Friday, August 1 2014 9:55 AM EDT2014-08-01 13:55:15 GMT
U.S. employers extended this year's hiring surge into July by adding a solid 209,000 jobs. It was the sixth straight month of job growth above 200,000.Full Story >
U.S. employers extended their solid hiring into July by adding 209,000 jobs. It was the sixth straight month of job growth above 200,000, evidence that businesses are gradually shedding the caution that had marked the...Full Story >
Friday, August 1 2014 9:28 AM EDT2014-08-01 13:28:16 GMT
A three-day cease-fire in the Gaza Strip has gone into effect following heavy Israel-Hamas fighting.Full Story >
A Gaza cease-fire quickly unraveled Friday as violence erupted in and around the southern town of Rafah, with at least 35 Palestinians killed by Israeli shelling and the military saying an infantry officer may have been...Full Story >
Friday, August 1 2014 8:44 AM EDT2014-08-01 12:44:35 GMT
The United Nations says 1,737 people, mostly civilians, were killed in Iraq in July, marking a dramatic decline from the previous month, when some 2,400 people were killed as Sunni militants swept across large...Full Story >
Iraq's most influential Shiite cleric appealed to Iraqi politicians on Friday not to make themselves "an obstacle" in the country's transition as the deadline looms for selecting the next prime minister.Full Story >
SEDALIA, MO (KCTV) -
Playing sports can be violent, but players are not supposed to kick another in the head after referee blows the whistle.
Keesha Martin understands football can be a tough game, but she says one player went too far and the league didn't handle it properly.
So she posted a video to KCTV5's Facebook page, and that was when the league changed their decision.
The moment of unsportsmanlike conducted happened during an Oct. 5 matchup between the Sedalia Broncos and the Moniteau Monsters.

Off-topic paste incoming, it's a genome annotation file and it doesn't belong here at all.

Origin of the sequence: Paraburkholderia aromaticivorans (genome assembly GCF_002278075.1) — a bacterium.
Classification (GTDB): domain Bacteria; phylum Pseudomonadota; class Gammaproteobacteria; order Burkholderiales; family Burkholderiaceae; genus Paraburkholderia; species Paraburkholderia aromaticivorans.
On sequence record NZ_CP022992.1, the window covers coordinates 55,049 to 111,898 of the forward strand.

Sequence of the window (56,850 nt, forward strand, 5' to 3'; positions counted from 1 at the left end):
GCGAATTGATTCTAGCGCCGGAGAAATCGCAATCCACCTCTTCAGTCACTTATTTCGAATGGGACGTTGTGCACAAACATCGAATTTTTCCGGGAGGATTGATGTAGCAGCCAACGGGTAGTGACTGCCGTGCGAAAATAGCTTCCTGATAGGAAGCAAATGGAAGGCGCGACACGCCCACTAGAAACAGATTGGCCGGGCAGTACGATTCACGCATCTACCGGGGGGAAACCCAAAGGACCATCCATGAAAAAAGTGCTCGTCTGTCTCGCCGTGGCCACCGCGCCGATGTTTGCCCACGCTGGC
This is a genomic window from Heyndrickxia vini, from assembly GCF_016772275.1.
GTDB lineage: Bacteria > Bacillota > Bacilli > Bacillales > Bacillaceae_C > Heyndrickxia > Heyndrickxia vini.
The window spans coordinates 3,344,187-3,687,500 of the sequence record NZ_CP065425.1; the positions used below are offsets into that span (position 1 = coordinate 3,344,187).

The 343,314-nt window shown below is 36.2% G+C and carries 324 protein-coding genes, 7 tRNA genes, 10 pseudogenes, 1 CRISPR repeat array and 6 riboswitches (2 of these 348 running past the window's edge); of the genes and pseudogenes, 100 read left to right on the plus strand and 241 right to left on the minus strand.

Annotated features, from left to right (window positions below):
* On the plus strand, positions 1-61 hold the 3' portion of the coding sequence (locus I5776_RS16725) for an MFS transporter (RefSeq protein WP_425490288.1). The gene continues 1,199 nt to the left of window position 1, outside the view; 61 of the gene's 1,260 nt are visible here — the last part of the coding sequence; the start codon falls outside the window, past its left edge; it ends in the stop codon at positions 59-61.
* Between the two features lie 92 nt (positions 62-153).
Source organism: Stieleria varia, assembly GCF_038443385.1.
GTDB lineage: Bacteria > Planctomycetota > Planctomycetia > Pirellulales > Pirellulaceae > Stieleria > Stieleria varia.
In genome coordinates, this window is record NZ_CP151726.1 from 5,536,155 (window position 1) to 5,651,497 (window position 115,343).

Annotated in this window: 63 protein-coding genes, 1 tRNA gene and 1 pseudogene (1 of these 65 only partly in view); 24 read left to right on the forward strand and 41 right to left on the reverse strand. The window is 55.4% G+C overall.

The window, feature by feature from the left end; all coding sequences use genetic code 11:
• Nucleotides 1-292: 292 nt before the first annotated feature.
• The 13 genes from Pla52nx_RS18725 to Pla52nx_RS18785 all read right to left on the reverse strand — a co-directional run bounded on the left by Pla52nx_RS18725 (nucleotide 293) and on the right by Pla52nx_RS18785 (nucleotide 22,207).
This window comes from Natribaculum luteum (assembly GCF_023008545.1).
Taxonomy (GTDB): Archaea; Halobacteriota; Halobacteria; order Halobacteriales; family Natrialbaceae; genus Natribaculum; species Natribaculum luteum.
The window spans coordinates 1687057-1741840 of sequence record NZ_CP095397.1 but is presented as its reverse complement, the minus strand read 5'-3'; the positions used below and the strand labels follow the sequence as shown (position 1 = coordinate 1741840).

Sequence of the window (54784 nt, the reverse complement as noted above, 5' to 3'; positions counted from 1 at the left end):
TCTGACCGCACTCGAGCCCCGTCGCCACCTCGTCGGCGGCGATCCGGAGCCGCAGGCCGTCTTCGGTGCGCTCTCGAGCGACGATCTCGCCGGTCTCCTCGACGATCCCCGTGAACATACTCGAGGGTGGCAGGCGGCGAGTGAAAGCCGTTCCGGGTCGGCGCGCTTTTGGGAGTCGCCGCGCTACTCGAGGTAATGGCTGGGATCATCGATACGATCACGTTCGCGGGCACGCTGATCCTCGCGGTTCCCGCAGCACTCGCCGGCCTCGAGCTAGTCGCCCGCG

In the video, Martin's 12-year-old son, Maurice, is seen thrown to the ground and kicked in the head. It happened after the whistle was blown.
"For a boy of this age to have responded in this manner was just totally out of line and deliberate," Martin said.
Martin was understandably upset by what she calls an unnecessary assault. Both players were ejected, one for unsportsmanlike conduct and Maurice for removing his helmet and cursing.
Martin has no problem with her son being punished.
"He broke that rule. He should have been ejected from the game," she said.
However, Martin said she was told the other player would be suspended for the next two games. But she said a friend saw the player on the field at a game shortly after the confrontation.
"Honestly, I was angry because I felt like we were lied to," she said.
Sedalia Football League commissioner Jimmy Brown said the one-game suspension for the player in question was adequate punishment.
But another board member emailed Martin saying, "I wish we would have had this video right away. We will look into it again."
Brown later told KCTV5's Dave Jordan by phone late Monday evening that they reviewed the video again, and the player was suspended for the rest of the season.
Martin is pleased with the additional punishment but said it should have happened before KCTV5 started asking questions.
"It saddens me that it came to this to bring accountability to the commissioner and the board," she said.
Maurice's team, the undefeated Broncos, have two more games left in the season. He will play in those games. His parents haven't yet decided if he'll be back next year.
Martin said her son did suffer a concussion and went to the hospital, but should be OK.
Copyright 2013 KCTV (Meredith Corp.) All rights reserved.
Thursday, July 31 2014 9:48 PM EDT2014-08-01 01:48:50 GMT
Green Township Police are looking for a suspect after a man robbed Kroger while wielding a butcher knife. Police say the man entered the store on North Bend Road with the knife around 10:30 p.m. Wednesday.Full Story >
Green Township Police are looking for a suspect after a man robbed Kroger while wielding a butcher knife.Full Story >
Wednesday, July 30 2014 9:12 PM EDT2014-07-31 01:12:13 GMT
The tattoo has not previously been seen widely by the public because cameras are not allowed inside Indiana courtrooms. The Indiana Office of the Courts released the photo on July 30 as part of evidence logged in by police and presented to the court by the Floyd County Prosecutor's Office.Full Story >
The tattoo has not previously been seen widely by the public because cameras are not allowed inside Indiana courtrooms. The Indiana Office of the Courts released the photo on July 30 as part of evidence logged in by police and presented to the court by the Floyd County Prosecutor's Office.